“We do not believe in ourselves until someone reveals that deep inside us something is valuable, worth listening to, worthy of our trust, sacred to our touch. Once we believe in ourselves, we can risk curiosity, wonder, spontaneous delight or any experience that reveals the human spirit.”
- E.E. Cummings
Yesterday, something happened that I cannot stop thinking about.
I wound up being at the same school for the final student of the month award ceremony. Since October, I’d attended every single one, even though I had thought March would be my last one. Then April. The difference for May is that I'd be handing out awards for 6th-grade ELA (English Language Arts) instead of 7th and 8th-grade Social Studies.
The ELA teacher was out for two weeks because of illness, and I covered her classes nearly every single day. It was eye opening for me. I had fun coming up with lessons and hanging the students’ work on the walls. Since I love writing, it’s not a stretch to consider being an ELA teacher. But I hadn’t taught 6th-graders much, so it was an adjustment getting use to their level of maturity. And they had to adjust to me as their teacher instead of just a babysitter. After about 5 days, I felt like I’d always been with them.
It was kind of cool that several of the students were younger siblings of the students I’d just taught as an ETS (Extended Term Substitute).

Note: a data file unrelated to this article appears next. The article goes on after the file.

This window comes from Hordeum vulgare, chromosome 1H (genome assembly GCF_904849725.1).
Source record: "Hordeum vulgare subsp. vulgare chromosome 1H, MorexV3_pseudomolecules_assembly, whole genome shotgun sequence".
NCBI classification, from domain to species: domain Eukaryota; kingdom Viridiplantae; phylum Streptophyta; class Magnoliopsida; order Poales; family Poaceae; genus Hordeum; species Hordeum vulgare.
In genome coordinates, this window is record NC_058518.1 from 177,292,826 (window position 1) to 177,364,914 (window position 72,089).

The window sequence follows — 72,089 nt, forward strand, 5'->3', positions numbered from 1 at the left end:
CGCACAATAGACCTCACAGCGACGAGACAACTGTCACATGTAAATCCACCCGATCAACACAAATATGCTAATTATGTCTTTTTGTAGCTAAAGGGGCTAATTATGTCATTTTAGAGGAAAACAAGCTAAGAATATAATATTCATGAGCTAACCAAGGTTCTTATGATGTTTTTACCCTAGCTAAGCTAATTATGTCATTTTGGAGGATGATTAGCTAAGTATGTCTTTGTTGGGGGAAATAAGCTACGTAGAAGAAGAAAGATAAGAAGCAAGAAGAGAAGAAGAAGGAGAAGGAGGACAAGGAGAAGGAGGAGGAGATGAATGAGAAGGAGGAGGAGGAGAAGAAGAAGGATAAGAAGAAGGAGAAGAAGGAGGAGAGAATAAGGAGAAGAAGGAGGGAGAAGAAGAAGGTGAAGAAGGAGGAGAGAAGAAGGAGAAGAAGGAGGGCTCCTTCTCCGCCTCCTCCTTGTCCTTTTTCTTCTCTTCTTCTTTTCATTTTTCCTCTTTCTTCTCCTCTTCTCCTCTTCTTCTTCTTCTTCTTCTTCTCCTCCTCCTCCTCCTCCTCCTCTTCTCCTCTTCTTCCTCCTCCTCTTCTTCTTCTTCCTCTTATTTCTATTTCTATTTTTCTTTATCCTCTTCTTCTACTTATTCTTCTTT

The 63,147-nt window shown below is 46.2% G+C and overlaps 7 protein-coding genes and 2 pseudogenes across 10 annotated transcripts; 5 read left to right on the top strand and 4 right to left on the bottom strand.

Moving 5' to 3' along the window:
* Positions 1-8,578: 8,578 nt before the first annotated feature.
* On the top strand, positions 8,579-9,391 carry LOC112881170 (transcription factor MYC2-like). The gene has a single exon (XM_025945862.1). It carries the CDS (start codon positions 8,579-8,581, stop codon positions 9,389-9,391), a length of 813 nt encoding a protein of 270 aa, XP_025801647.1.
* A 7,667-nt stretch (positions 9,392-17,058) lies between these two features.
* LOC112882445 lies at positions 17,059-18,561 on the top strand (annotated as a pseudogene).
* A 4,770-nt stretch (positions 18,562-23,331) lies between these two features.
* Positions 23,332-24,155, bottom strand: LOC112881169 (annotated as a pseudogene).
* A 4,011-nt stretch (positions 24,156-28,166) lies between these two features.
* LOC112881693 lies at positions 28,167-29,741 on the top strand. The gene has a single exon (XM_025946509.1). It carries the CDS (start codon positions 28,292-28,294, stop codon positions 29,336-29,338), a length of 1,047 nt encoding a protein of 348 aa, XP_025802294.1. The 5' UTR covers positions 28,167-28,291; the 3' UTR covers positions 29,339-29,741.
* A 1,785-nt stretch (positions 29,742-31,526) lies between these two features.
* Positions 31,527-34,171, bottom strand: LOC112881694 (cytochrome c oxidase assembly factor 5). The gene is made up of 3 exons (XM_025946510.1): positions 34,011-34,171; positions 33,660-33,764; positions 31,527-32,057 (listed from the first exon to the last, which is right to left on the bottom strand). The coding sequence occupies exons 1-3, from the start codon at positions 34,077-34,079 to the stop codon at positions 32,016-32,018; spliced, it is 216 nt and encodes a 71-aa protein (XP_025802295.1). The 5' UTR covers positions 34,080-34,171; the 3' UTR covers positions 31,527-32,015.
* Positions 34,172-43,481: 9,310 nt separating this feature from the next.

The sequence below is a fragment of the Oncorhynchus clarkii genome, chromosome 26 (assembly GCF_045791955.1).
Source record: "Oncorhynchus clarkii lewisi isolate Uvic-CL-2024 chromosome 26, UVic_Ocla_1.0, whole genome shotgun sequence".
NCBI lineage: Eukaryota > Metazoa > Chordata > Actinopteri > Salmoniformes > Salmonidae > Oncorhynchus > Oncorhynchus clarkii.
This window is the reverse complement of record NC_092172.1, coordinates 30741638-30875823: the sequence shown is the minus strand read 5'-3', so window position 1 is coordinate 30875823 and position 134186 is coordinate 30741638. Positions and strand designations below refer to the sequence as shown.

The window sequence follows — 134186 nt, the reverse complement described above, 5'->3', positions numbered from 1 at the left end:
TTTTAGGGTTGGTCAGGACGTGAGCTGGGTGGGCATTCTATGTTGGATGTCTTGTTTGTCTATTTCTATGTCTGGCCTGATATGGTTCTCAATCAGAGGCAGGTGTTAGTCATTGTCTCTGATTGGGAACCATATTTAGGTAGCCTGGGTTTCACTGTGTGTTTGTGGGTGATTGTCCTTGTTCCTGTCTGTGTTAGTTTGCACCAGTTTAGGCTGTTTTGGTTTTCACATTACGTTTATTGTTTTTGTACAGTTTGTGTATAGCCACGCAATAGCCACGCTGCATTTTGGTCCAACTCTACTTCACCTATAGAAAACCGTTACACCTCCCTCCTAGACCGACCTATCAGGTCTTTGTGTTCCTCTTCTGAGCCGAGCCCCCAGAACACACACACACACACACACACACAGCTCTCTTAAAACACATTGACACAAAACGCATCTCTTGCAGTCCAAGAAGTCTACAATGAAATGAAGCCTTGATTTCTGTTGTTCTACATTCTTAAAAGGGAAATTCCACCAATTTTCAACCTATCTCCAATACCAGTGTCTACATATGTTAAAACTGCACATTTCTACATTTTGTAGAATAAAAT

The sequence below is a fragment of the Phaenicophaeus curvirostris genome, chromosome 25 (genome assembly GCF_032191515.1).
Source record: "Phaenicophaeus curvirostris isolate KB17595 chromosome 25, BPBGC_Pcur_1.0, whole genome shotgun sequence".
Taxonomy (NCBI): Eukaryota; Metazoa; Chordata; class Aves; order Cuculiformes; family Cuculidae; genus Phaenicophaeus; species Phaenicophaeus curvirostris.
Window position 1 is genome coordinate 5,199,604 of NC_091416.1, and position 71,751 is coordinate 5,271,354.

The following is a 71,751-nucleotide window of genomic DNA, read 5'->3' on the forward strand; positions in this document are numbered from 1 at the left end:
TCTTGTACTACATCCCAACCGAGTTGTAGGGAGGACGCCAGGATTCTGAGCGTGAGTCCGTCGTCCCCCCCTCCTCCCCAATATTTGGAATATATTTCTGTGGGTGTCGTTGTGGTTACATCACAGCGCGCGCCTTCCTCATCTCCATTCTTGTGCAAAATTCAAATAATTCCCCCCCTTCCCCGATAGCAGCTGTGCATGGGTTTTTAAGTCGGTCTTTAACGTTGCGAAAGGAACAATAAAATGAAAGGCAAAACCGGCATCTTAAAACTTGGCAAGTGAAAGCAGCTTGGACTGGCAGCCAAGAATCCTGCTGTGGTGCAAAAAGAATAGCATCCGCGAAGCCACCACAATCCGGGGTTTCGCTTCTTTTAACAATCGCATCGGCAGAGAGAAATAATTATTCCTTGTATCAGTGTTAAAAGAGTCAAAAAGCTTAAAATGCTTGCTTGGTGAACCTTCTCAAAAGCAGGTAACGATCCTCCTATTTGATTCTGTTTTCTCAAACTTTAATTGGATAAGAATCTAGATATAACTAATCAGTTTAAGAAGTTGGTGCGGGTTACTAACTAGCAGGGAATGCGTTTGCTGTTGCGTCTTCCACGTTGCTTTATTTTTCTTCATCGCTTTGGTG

For the ceremony, I e-mailed the teacher to find out whom to give the awards to. One student she picked made me pause.
I had her older brother when I was an ETS. He’s given up.
Her family's story is one of poverty and addiction.
Before this, I’d only noticed her when she was acting up, which was often.
These two weeks I’d taught her, she was nothing but lovely and hard working.
A few teachers handed out awards. Then we took a break for a speaker. Before we resumed the awards, another teacher came over to say this student was being dismissed.
I was disappointed. She was losing her moment.
“Wait,” I told her, and then picked up her certificate from the stage.
I held it in my hands. “Ms. ***** chose you to receive this award. But I want you to know, after working with you for these past two weeks, I’m not surprised she chose you. You’ve been a conscientious and hard-working student. You deserve this award.”
I handed her the certificate.
She stared at it. She looked up at me. “Thank you,” she whispered.
Then she put her arms around me. I hugged her back. She didn’t give me a quick hug. It was an embrace. Tears pricked my eyes.
Later, I found out she went to the office to meet her mother. She showed everyone her award as she beamed.
How many times had she sat in that auditorium, watching 6th, 7th, and 8th grade students receive congratulations for their work in ELA, Science, Math, Social Studies, Art, Music, Spanish, and Physical Education? How many times did she think she’d never stand up there, shaking hands and high-fiving teachers while music played?
How many times did she think she wasn’t that kind of student? That kind of person?
How many people from her background go to college? How many achieve the kind of the success their parents couldn’t muster because of addiction?
I wanted her to know for the short time I got to spend with her that she’s worthy.
I hope she believes it.
Damn, it takes no time at all for these children possess me. I miss them already.